Italy

According to the Ministry of Defence, in 2015, defence expenditure for staff increased by 1.6%, while that for training (Operational related costs), was reduced by 14%. As announced, the 2016 Defence budget will be about €20 billion; 77% will be allocated to Personnel, 9% to Operational related costs and 11% to Investment (See chart below). The latter will decrease to below €2 billion (for the first time since 2006), in 2017.

 

The Italian Aerospace & Defence (A&D) Industry, through acquisitions/mergers and the development of commercial high-tech products, has evolved into an Industry with global projections, since the early 2000s. Having a turnover of €15.3 billion in 2016 the Italian A&D Industry ranks today 4th in Europe and 7th worldwide. Capable of producing high-tech products, the A&D sector affects other industries –including nanotechnology, new materials, microelectronics and communication, while playing a leading role in the economy of the country.

Nowadays, the sector employs some 50,000 people, while 15% of its turnover is reinvested in R&D activities.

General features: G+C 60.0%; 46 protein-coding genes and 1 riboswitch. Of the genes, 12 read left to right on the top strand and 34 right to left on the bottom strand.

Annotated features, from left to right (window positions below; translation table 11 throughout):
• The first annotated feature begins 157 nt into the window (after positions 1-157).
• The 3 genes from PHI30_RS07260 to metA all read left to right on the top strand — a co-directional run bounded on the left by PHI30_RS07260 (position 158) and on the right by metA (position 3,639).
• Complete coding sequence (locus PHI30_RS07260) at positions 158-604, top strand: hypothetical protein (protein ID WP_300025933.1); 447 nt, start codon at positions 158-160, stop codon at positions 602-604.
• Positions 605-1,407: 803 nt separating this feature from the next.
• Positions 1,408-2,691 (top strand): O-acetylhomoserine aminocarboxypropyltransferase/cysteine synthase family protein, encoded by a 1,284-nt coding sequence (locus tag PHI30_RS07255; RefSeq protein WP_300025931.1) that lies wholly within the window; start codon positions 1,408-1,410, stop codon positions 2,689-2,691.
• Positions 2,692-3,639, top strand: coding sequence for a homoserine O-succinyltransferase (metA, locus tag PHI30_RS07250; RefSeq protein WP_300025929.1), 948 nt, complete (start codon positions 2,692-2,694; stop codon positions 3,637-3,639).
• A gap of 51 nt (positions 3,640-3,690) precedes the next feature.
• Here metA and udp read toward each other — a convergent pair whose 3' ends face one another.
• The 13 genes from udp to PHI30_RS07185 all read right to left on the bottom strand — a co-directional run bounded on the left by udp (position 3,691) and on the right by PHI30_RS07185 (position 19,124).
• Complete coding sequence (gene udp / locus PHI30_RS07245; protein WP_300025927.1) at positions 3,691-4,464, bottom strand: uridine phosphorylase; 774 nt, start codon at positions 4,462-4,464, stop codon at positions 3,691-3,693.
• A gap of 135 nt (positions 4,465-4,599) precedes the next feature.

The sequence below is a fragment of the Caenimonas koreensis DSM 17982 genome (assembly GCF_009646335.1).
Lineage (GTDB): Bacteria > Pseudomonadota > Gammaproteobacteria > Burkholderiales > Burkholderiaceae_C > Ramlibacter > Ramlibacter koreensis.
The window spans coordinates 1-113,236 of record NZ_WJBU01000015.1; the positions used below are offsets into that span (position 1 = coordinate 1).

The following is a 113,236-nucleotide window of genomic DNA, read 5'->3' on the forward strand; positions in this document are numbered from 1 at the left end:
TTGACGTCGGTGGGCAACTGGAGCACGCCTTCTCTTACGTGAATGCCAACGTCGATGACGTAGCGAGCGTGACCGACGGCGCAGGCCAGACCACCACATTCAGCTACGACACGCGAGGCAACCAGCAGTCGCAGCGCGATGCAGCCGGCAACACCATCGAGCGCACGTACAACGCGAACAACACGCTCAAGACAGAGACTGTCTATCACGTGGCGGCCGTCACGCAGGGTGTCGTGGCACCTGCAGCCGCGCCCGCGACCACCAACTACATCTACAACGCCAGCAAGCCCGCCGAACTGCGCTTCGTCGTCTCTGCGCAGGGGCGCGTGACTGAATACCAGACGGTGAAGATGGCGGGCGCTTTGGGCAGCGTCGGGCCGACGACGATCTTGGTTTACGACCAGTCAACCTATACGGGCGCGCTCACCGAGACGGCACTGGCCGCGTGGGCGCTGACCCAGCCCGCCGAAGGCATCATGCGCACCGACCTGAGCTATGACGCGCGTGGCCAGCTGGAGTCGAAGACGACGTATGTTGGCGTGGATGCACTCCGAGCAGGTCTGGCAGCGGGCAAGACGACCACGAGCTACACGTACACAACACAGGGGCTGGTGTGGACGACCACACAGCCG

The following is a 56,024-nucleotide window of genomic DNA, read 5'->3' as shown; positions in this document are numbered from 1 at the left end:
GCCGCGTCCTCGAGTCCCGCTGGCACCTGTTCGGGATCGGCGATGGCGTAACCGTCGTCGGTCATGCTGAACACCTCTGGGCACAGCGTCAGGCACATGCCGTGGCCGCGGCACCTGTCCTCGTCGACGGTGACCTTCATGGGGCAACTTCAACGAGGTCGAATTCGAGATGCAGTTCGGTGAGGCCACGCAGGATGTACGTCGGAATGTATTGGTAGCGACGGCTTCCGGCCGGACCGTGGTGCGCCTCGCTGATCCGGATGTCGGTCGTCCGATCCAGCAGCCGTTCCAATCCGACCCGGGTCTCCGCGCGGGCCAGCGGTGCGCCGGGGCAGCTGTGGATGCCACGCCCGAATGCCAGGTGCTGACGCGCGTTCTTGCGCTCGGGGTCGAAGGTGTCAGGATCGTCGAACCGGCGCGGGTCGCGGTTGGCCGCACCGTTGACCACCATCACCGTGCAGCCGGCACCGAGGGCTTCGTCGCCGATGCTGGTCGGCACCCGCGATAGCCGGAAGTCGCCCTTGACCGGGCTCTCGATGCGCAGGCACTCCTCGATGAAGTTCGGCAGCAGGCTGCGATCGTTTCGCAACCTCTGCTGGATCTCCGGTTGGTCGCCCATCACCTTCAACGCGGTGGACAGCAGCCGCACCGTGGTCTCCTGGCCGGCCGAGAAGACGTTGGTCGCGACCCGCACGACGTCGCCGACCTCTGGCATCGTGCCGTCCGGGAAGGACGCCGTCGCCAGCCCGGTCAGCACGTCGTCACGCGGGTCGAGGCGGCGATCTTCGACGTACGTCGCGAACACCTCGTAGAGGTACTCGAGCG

Despite the global drop in related exports, taking advantage of the economic crisis and the fact that France and Germany have seen significant falls in their respective arms exports, Italy managed to increase its market share worldwide, to about 3% in the last 5 years, and hence rank as the 8th largest Arms exporter worldwide, over the period 2011-2015.

The total arms exports for 2015, reached US $571 million (€513 million) and included Aircraft (US $418 million), Sensors (US $75 million), Naval weapons (US $38 million), as well as Armoured vehicles and Missiles (each worth US $20 million).

The major importers of Italian weaponry over the period 2005-2015, have been Peru (US $ 754 million), UAE (US $430 million), Turkey (US $422 million), India (US $375 million) and the US (US$ 336 million).

Apart from SIPRI we can also source information about defence exports from the annual document published by the Italian House of representatives, which quantifies and analyses the country’s defence exports. According to it, Italian defence exports almost doubled in 2016, as licenses for exports released to Italian firms were worth a total of €14.6 billion, a huge leap from the €7.9 billion recorded the previous year.